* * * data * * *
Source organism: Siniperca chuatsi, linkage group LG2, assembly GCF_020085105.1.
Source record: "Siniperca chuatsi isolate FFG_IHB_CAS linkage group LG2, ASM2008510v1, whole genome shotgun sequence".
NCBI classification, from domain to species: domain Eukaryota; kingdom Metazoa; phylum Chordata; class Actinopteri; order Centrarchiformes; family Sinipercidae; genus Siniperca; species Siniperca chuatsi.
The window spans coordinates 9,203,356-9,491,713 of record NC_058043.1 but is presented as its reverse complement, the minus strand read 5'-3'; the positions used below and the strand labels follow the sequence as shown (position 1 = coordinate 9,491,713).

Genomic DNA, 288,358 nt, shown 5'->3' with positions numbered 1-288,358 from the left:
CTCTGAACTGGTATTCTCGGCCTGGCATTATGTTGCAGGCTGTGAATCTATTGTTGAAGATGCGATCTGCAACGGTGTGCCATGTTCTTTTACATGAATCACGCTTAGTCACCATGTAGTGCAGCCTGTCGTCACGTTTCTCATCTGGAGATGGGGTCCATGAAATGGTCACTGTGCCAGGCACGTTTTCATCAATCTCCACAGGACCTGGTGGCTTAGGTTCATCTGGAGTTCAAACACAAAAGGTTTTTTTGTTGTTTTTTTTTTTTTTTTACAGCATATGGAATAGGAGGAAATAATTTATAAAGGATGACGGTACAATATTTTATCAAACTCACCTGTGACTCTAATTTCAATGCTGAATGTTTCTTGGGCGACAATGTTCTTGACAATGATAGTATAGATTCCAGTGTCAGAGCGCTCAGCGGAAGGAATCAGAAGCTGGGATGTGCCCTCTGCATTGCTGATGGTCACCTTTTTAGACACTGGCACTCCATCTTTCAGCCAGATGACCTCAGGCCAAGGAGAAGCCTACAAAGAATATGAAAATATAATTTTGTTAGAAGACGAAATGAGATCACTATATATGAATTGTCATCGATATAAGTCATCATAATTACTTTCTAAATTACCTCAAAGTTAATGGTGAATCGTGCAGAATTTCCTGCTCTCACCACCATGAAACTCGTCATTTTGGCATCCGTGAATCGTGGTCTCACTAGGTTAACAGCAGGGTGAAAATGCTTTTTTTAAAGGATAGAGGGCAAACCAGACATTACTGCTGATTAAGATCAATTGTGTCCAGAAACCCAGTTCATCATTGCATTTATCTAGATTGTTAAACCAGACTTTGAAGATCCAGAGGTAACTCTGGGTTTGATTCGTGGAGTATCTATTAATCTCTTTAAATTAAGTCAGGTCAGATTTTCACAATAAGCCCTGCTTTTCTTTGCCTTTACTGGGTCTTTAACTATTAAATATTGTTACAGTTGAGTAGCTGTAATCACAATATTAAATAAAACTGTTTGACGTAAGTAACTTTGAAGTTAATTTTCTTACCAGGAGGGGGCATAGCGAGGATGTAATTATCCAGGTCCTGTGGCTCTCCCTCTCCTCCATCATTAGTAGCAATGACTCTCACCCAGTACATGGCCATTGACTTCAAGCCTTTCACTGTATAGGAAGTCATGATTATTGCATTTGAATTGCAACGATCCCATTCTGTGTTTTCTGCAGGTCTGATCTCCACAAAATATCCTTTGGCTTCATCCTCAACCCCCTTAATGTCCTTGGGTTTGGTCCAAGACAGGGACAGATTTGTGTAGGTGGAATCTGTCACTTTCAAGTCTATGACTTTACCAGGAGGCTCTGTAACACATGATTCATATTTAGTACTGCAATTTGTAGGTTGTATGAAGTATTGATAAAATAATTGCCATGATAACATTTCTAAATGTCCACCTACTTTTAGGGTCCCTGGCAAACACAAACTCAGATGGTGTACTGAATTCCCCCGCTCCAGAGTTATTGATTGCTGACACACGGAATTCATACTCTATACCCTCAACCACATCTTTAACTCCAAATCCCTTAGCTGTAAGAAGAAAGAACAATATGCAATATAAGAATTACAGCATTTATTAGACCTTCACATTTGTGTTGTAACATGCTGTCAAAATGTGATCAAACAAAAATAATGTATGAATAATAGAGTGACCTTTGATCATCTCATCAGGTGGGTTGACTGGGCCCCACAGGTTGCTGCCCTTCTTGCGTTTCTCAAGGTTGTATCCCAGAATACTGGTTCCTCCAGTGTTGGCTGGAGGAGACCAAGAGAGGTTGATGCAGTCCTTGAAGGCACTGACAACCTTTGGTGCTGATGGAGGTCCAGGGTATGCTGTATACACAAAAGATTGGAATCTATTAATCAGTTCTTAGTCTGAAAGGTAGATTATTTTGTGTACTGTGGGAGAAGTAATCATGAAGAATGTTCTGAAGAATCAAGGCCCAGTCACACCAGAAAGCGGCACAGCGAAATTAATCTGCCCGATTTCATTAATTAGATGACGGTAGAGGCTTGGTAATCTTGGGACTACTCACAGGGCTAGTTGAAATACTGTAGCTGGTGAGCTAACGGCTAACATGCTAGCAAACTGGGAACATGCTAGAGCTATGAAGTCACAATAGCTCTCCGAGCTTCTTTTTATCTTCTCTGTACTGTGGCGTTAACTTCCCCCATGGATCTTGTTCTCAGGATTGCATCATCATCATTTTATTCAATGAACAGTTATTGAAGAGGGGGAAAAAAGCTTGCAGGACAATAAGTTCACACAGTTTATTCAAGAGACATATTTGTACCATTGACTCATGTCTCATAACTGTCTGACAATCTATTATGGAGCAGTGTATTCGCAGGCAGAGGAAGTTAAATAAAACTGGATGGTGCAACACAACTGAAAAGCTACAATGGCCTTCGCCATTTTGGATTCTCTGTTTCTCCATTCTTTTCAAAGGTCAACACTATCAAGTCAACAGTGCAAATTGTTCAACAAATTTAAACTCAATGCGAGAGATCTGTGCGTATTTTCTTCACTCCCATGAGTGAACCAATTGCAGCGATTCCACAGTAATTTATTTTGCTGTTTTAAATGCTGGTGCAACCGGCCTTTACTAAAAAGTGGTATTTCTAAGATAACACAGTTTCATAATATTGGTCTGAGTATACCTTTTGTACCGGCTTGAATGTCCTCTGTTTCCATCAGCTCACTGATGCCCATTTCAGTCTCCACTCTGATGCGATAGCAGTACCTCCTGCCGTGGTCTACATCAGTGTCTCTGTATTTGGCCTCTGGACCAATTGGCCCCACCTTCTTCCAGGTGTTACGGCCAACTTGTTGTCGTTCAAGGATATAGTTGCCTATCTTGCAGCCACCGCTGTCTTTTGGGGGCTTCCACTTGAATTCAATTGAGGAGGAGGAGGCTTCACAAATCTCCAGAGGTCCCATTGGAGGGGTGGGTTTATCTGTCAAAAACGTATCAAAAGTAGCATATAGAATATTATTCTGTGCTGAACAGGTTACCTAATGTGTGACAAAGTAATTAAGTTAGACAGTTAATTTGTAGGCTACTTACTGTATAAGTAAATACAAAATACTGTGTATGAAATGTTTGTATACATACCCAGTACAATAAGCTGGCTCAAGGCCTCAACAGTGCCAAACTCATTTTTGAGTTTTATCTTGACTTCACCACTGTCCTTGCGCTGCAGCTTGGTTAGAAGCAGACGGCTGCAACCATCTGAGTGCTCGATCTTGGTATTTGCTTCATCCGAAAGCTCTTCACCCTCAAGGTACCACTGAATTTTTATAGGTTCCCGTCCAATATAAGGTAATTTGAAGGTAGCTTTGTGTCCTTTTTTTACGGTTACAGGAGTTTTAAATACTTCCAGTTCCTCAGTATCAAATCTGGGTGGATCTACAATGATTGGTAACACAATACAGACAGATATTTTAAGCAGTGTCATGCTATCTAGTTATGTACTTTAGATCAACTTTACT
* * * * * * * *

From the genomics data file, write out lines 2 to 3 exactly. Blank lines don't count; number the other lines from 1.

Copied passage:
Source record: "Siniperca chuatsi isolate FFG_IHB_CAS linkage group LG2, ASM2008510v1, whole genome shotgun sequence".
NCBI classification, from domain to species: domain Eukaryota; kingdom Metazoa; phylum Chordata; class Actinopteri; order Centrarchiformes; family Sinipercidae; genus Siniperca; species Siniperca chuatsi.